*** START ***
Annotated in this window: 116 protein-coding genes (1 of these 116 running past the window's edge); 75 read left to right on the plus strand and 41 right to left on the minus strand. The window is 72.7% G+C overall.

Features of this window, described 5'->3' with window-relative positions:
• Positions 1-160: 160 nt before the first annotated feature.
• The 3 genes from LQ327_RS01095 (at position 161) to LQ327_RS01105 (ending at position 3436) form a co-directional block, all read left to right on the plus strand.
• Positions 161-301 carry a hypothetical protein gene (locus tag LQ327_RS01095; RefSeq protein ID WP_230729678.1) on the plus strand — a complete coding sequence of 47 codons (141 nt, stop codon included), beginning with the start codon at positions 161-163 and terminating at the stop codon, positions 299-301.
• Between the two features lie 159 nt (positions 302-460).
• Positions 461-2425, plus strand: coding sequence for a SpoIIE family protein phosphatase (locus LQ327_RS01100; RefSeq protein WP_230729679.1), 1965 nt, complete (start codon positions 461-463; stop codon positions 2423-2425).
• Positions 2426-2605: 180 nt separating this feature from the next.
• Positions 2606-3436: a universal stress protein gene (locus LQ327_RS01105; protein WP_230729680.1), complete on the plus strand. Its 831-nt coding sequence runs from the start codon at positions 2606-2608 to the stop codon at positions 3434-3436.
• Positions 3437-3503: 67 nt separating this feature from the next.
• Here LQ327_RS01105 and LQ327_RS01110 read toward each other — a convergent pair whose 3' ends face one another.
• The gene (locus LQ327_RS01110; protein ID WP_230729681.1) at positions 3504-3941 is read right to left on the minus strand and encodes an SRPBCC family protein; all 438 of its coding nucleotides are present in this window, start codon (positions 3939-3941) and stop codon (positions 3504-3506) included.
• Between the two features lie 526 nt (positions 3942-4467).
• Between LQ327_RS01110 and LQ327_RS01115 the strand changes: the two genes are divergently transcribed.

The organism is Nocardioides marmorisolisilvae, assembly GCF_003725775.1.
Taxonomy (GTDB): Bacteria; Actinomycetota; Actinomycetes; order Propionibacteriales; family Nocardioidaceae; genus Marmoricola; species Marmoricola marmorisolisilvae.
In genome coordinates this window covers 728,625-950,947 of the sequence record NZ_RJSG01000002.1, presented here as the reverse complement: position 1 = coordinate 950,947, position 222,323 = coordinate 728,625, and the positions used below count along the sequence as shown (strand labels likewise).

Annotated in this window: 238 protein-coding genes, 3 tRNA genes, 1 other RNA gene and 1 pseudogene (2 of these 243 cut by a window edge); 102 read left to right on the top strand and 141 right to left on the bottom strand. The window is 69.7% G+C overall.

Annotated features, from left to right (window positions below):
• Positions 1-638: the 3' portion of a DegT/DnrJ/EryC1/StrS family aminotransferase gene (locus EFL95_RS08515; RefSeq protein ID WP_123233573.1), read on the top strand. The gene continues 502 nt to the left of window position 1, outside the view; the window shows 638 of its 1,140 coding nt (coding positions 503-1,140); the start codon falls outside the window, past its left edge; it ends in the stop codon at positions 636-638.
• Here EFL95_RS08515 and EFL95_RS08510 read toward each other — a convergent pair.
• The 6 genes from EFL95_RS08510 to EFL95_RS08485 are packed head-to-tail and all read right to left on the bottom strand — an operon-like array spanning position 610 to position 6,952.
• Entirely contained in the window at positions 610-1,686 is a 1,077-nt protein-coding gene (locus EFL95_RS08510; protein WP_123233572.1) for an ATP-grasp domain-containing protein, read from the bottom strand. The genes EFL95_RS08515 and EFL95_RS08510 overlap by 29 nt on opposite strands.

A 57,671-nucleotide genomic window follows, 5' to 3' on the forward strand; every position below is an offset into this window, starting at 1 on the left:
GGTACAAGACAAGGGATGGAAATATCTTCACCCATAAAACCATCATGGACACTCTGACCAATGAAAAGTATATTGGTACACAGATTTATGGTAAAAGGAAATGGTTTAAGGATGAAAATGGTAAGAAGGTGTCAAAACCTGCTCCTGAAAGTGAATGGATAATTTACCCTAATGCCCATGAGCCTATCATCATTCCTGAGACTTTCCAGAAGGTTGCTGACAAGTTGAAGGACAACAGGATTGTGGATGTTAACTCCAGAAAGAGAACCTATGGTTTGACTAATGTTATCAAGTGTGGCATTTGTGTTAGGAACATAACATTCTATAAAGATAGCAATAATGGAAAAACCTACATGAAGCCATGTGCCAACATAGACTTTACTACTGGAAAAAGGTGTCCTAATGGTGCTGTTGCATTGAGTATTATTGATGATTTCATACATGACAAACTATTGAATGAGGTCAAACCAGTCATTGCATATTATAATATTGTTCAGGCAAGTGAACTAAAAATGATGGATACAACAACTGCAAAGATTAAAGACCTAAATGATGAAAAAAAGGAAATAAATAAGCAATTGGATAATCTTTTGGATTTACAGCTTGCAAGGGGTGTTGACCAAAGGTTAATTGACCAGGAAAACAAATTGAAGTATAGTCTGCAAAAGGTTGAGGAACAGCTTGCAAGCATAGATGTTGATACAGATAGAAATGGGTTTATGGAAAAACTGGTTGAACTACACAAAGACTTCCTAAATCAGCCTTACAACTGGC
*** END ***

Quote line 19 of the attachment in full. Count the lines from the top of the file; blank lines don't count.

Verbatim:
Annotated features, from left to right (window positions below):